In the three-part program, AZT is given to the pregnant woman orally after 14 weeks, then intravenously during labor and delivery, and then orally to the newborn for the first weeks of life. This program has been shown to reduce fetal transmission by around 70 percent. Cost: $800.
Another trial from a developing nation (already published last year in the British Medical Journal) involved the use of chlorhexidine -- an agent to cleanse the birth canal -- in comparison to a control group which did not have such. The Malawian researchers found no statistically significant difference in rates of HIV transmission, but the infants in the chlorhexidine group had significantly lower morbidity, fewer subsequent infections and fewer hospitalizations. Even if this is not decreasing HIV transmission, its antimicrobial effect may reduce other neonatal problems.
The Swiss HIV Cohort, which has been making itself known for a number of key studies (even prior to it being the host country of this year's Conference), reported on pregnancy outcomes in 37 women who were treated with antiviral therapy during pregnancy (Abstract LB.10). The official U.S. recommendation still calls for AZT monotherapy, even though most pregnant women are being offered at least two nucleoside analogs.
In this group, 16 of the women (43 percent) had protease inhibitor therapy as well. As many clinicians would be reluctant to prescribe a class of drugs about which so little is known during pregnancy, it should be noted that a majority of them became pregnant while already taking protease inhibitors.
In this group, which included women on each of the four approved protease inhibitors, no unexpected or life-threatening events happened to the mothers.
However, in 30 of the 37 who had already delivered at the time of the conference (this was presented at a session on the last day of the conference), there were three adverse events in the newborns.
First, 10 of the 30 were premature, yielding a rate of 33 percent (the usual rate of prematurity in HIV-positive women delivering is under 20 percent). Two of the infants had a cerebral hemorrhage (blood in the brain), one of them a term infant: a highly unusual occurrence. And lastly, one infant was born with a serious problem known as biliary atresia, the abnormal and inadequate development of the bile ducts inside or outside the liver.
Indeed, what is not known is whether or not these are related to the use of the antiviral medication. In the U.S., there is an HIV-pregnancy database, and providers are urged to call (800) 722-9292, Ext. 38465 to register women.
The current state of therapy, as well described at the conference by Dr. Kathleen Squires of the University of Alabama, is to be vigorous about treating the maternal HIV infection, as long as nothing is being done which is known to be harmful to the fetus.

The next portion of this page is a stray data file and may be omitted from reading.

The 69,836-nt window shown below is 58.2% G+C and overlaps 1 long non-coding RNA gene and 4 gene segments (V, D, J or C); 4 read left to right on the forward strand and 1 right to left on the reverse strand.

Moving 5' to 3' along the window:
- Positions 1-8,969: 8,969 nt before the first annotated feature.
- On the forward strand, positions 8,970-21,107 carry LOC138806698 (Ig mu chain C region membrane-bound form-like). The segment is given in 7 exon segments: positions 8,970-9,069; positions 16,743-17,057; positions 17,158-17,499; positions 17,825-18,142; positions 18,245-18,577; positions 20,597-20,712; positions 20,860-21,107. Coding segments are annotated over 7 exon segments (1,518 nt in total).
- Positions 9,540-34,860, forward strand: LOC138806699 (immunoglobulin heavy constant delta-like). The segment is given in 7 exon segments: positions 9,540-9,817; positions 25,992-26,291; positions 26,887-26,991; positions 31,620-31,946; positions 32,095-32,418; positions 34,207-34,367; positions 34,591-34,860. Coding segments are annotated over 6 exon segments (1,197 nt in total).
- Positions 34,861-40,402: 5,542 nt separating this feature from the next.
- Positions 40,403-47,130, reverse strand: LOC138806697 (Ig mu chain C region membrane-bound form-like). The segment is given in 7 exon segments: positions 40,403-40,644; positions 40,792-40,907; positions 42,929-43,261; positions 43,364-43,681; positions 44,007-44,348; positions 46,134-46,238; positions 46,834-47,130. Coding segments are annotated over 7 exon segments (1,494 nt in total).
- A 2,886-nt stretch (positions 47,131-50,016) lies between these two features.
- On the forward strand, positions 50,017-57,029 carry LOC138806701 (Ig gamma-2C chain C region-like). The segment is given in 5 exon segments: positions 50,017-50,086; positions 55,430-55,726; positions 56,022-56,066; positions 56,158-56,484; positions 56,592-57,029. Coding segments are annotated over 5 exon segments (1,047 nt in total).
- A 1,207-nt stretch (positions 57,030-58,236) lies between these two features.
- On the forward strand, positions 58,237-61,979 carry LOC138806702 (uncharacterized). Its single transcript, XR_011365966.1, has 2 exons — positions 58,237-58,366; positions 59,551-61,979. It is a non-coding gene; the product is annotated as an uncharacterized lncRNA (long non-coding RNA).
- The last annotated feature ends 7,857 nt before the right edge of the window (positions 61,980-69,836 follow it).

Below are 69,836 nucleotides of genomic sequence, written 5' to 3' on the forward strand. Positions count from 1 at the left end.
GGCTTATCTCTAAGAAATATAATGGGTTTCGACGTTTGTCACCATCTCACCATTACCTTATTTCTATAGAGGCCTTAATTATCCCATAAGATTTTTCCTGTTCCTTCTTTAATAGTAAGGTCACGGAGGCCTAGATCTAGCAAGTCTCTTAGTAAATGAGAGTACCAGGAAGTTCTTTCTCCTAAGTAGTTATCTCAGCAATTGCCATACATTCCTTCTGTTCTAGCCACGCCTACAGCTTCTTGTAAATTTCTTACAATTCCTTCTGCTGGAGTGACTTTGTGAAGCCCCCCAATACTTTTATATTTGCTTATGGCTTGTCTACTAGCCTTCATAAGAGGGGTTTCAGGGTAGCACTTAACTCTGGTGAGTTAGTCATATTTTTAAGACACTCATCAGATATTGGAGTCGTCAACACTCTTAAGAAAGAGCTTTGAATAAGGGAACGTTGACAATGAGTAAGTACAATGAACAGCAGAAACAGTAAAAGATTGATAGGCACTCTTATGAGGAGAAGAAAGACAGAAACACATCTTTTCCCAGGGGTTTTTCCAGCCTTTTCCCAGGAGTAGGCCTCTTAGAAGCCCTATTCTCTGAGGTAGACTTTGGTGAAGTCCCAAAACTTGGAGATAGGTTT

"Say It! Women Get AIDS! ACT UP!" was a slogan on an ACT UP T-shirt years ago.
In Geneva this year, at least a couple of poster presentations involved lesbians, a group that for years was under-represented in HIV-related probes and studies.
A survey from the University of Illinois and New Orleans (Abstract 23428) indicated that lesbians aren't necessarily engaging in risk reduction activities. Of 82 lesbians who had reported vaginal sex with a partner in the prior six months, only four had used a barrier. Of 18 who had had vaginal sex with a man in that interval, only one-third used a condom.
A study comparing HIV in the cervicovaginal tract with that in the plasma found significant differences in viral composition, resistance patterns and actual levels (Abstract 33279).
Not too many AIDS Conferences ago, activists would raise their hands and ask study presenters, "Why were there no women in your study?" Well, here's one for which someone might have asked, "Where are the men?"
"Women First" is the clever name given to this important study of quadruple therapy (Abstract 12305) in women who had never taken protease inhibitors before (and have had less than one month exposure to d4T and/or 3TC). The 46 women recruited were randomized to receive standard doses of d4T and 3TC and then two protease inhibitors, nelfinavir (Viracept) and saquinavir-hard gel capsules (Invirase), either twice daily or three times daily.
The study showed that the BID and TID regimens were equally potent in suppressing viral load. Also, those patients with initial viral loads greater than 100,000 copies/mL were more likely to have detectable virus in the cervicovaginal lavage.